Masjid Al-Khairiah in Pangkor Island
Pangkor Island may be known for its pristine beaches and sun-kissed shores. But beyond its renowned coastal beauty is an architectural splendour that’s often overlooked by out-of-towners: Masjid Al-Khairiah.
Tucked away in the streets of Kampung Sungai Pinang Kecil, this unique Chinese-style mosque features a red-accented facade and a stunning Jawi-scripted moongate. Altogether, they showcase the unique intermingling of cultures evident in our country’s architecture.
A mosque with Chinese flair
Image credit: Chuang Lim via Google Maps
Kampung Sungai Pinang Kecil is a popular village for visitors looking to discover fresh seafood and mingle with friendly locals in Pangkor Island. Gracing its serene landscape, alongside the collection of seafood restaurants and kopitiams, is Masjid Al-Khairiah.
This place of worship is set right in the heart of a majority Chinese community, standing magnificently in its resplendent hues of red, white and green.
Image credit: @elainelaineee via Instagram
Following the construction of the Al-Badr Mosque with the concept of 1,000 selawat in Pangkor Island, Masjid Al-Khairiah was reconstructed in 2017 with the idea of making Doa as its main concept. It was originally a mosque made of wood in 1926, and visited by Chinese Muslims, Indian Muslims, and Malays.
The mosque’s makeover was developed by the Chinese Muslim Association in collaboration with Yayasan Restu. It now features traditional Chinese architecture such as green angled roofs and Chinese lattice bridge railings.
Image credit: @wandeewonder via Instagram
As you enter the mosque’s grounds, you’ll be captivated by the harmonious dance of Chinese and Islamic architectural elements that grace its form. A defining feature that’ll greet you is the Jawi-scripted moongate, located right at the entrance of the mosque.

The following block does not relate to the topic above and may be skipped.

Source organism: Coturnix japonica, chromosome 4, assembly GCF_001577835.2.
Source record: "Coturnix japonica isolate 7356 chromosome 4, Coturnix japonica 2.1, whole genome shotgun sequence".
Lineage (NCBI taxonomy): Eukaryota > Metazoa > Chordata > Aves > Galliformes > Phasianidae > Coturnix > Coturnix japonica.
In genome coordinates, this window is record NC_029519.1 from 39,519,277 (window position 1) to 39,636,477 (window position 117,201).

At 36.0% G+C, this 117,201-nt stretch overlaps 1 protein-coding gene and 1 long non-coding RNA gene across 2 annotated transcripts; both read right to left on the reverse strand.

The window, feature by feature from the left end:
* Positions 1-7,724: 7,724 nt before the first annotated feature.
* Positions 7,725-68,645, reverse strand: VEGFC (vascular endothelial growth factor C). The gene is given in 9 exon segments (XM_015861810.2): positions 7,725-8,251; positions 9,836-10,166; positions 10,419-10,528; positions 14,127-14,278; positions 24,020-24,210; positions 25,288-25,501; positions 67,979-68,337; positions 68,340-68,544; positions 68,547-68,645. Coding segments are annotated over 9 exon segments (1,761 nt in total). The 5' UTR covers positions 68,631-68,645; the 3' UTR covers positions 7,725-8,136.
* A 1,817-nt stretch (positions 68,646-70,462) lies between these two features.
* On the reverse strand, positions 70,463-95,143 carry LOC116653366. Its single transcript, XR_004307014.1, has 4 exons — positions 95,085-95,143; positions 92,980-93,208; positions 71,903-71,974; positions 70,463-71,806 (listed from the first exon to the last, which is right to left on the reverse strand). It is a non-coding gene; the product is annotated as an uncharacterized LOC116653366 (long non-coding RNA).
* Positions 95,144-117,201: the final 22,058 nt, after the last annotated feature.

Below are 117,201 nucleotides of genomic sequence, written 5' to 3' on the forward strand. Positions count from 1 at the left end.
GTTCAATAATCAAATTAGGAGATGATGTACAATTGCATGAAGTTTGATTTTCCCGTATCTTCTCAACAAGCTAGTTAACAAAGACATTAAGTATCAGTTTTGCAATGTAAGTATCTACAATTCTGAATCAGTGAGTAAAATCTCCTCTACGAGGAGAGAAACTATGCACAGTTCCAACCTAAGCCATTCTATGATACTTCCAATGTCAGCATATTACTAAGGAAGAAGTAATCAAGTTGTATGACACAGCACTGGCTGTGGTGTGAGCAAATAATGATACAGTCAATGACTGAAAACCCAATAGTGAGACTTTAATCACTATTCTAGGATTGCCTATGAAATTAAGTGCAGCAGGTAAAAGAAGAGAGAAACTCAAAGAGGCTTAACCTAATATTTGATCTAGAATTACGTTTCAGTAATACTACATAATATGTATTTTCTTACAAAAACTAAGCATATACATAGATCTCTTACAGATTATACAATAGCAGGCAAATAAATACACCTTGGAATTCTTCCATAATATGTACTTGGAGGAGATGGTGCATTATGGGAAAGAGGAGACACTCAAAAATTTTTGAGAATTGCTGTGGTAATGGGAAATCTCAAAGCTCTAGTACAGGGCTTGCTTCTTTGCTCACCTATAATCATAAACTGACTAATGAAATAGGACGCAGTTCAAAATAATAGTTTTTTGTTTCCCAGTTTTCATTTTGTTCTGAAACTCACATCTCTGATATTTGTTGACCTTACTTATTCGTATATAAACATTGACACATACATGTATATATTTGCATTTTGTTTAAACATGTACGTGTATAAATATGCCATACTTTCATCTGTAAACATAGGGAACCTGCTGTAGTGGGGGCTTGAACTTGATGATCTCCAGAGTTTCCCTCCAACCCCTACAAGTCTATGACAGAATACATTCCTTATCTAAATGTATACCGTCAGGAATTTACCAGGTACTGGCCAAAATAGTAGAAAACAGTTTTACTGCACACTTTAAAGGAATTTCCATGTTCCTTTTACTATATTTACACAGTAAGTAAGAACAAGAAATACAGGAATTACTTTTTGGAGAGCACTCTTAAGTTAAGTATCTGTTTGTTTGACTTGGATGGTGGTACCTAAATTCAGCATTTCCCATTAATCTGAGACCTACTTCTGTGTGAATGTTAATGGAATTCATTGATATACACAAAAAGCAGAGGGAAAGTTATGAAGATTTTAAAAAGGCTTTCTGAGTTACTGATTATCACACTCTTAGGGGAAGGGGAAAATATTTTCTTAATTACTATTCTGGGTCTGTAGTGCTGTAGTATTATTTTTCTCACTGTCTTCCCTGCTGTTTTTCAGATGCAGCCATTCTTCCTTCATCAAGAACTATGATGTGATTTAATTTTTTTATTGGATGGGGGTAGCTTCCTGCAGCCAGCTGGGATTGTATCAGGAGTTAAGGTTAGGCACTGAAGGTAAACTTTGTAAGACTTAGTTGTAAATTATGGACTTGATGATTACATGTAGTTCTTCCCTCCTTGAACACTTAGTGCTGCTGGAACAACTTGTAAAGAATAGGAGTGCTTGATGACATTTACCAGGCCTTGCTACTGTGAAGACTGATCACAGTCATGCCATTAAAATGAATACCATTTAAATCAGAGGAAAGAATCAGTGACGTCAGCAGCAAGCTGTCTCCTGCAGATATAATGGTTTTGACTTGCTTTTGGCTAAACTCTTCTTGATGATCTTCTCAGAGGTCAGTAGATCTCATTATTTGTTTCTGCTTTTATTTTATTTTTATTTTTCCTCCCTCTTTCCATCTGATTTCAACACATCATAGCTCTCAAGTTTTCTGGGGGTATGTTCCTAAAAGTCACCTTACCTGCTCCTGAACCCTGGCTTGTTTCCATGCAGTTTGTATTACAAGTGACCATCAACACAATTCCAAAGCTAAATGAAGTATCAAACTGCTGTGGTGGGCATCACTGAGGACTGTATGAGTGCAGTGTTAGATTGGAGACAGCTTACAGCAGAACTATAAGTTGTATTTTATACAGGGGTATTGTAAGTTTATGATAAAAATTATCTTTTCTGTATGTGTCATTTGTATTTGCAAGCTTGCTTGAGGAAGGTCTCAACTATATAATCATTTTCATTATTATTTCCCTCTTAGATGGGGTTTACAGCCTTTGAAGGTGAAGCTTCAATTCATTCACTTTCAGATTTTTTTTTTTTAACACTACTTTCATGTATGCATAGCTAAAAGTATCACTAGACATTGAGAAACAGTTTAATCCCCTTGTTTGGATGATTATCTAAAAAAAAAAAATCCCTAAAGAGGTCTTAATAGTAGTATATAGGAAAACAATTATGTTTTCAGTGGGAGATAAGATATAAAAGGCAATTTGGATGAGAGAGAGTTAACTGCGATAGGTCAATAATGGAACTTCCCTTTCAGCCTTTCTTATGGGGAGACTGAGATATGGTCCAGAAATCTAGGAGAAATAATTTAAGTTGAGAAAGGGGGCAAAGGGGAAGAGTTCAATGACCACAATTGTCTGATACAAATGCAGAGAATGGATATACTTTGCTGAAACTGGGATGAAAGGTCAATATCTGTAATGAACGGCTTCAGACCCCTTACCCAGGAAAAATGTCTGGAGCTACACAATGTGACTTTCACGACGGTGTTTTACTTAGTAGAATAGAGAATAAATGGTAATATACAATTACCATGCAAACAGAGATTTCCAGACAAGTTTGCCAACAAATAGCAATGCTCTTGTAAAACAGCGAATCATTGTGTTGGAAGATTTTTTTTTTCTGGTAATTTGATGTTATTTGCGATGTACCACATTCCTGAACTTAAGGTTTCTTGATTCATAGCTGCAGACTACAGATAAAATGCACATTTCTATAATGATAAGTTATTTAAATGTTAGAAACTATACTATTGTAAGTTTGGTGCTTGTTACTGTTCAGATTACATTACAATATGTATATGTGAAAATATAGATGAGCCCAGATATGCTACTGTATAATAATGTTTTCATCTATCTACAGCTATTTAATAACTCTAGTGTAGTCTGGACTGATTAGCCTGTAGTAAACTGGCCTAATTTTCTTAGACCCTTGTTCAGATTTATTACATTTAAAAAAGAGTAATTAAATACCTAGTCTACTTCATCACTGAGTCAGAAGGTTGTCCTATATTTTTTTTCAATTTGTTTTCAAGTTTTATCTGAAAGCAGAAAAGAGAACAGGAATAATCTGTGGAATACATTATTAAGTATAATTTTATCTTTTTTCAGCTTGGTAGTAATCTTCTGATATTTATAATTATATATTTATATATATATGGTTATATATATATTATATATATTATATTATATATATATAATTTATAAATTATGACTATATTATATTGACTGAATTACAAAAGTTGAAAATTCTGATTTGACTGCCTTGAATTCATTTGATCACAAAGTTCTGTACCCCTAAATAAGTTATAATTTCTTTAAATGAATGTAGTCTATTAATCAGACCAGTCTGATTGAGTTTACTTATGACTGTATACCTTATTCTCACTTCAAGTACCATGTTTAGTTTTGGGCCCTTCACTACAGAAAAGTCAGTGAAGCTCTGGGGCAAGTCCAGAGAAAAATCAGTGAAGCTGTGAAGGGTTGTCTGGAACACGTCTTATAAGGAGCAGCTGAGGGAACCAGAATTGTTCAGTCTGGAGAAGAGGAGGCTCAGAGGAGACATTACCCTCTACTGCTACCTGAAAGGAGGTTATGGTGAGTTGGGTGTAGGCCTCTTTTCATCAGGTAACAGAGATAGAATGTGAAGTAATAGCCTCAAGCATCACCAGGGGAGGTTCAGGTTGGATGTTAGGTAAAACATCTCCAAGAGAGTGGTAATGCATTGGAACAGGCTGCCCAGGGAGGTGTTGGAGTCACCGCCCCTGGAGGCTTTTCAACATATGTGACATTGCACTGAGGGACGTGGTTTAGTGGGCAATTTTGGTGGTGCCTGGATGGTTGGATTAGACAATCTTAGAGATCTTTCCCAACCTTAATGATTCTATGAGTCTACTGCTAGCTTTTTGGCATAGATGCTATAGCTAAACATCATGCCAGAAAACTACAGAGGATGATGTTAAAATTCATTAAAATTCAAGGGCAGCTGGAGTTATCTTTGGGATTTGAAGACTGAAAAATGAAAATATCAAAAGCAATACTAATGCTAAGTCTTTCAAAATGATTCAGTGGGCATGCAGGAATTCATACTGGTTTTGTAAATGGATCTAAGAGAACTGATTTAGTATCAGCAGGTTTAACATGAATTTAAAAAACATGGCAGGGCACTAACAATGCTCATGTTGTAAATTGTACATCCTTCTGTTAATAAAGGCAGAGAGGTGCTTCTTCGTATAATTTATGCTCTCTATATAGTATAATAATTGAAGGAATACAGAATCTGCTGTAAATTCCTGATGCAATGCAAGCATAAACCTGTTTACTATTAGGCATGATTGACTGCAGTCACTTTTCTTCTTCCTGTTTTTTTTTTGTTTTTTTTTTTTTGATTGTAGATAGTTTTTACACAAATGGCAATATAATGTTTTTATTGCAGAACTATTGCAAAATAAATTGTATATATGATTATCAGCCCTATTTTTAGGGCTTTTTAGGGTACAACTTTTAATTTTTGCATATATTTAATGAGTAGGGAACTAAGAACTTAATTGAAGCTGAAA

Image credit: @cherryzieziey_official via Instagram
Known by the moniker, the ‘Mosque of a Thousand Prayers’
Image credit: @tqahmisdar via Instagram
Discard your shoes and step inside Masjid Al-Khairiah to be awestruck by the expansive prayer hall spanning over 7,250 square feet. This architectural marvel can accommodate more than 500 devotees at a time, and it particularly comes to life during Friday prayers.
Don’t forget to look up when you’re inside. The higher section of the mosque’s walls are adorned with sacred verses from the Quran, which earned it the moniker of the ‘Mosque of a Thousand Prayers’.
Image credit: @aziam via Instagram
These wall motifs mirror those found in a special Chinese-Jawi Quran, published in conjunction with the construction of this unique building.
Image credit: @sukrihadi via Instagram
Upon closer observation, you’ll notice the Asma-ul-Husna is emblazoned vertically in a Chinese calligraphy style on red pillars. These are the names attributed to Allah in Islam by Muslims.
The intricate calligraphy adorning the mosque’s interior and exterior is the handiwork of a skilled local calligrapher from Yayasan Restu. They are incorporated into the interior with botanical motifs and geometric designs native to the state of Perak. The motifs find their inspiration in the distant NiuJie Mosque in China, particularly the Chinese Peony and Apple Blossom.
Image credit: @sukrihadi via Instagram
Non-Muslims are welcomed to visit this mosque, but are reminded to dress appropriately to pay respect to this sacred space. Robes will be provided to visitors who will need them to cover up for entry.
Masjid Al-Khairiah is a stunning Chinese-style mosque
Our country is blessed with a dazzling array of architectural wonders. If you happen to be visiting Pangkor Island, consider a visit to this Chinese-style mosque that uniquely reflect the diverse blend of cultures that is Malaysia.
Address: Sungai Pinang Kecil, 32300 Pulau Pangkor, Perak
Opening hours: 24 hours, Daily
Cover image adapted from: @maxzchua via Instagram, Chuang Lim via Google Maps, @cherryzieziey_official via Instagram
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